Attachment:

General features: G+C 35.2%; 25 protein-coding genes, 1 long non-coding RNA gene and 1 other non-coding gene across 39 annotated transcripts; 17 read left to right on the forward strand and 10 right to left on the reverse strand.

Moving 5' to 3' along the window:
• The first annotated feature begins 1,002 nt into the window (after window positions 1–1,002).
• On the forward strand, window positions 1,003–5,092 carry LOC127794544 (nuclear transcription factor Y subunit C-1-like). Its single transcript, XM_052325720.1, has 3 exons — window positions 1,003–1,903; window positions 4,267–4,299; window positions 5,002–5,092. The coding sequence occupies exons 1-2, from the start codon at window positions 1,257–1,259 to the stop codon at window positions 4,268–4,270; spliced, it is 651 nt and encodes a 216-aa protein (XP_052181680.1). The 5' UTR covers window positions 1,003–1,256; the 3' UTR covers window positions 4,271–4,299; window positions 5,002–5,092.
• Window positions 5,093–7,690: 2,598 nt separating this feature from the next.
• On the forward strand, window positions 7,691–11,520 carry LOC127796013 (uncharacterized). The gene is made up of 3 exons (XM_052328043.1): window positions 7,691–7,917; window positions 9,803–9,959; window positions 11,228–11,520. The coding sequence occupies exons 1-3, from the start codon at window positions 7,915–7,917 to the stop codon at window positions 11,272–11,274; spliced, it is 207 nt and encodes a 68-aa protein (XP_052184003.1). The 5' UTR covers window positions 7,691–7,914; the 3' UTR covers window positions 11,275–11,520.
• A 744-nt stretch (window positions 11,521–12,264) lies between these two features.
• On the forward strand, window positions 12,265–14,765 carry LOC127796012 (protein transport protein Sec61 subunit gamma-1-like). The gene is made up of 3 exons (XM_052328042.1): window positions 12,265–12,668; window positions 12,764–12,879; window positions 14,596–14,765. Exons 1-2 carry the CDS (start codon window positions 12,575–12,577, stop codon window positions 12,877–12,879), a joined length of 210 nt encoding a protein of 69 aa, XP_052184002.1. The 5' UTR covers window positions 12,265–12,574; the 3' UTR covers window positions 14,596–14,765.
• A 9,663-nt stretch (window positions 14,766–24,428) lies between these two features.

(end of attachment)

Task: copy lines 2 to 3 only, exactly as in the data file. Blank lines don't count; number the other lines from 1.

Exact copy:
Moving 5' to 3' along the window:
• The first annotated feature begins 1,002 nt into the window (after window positions 1–1,002).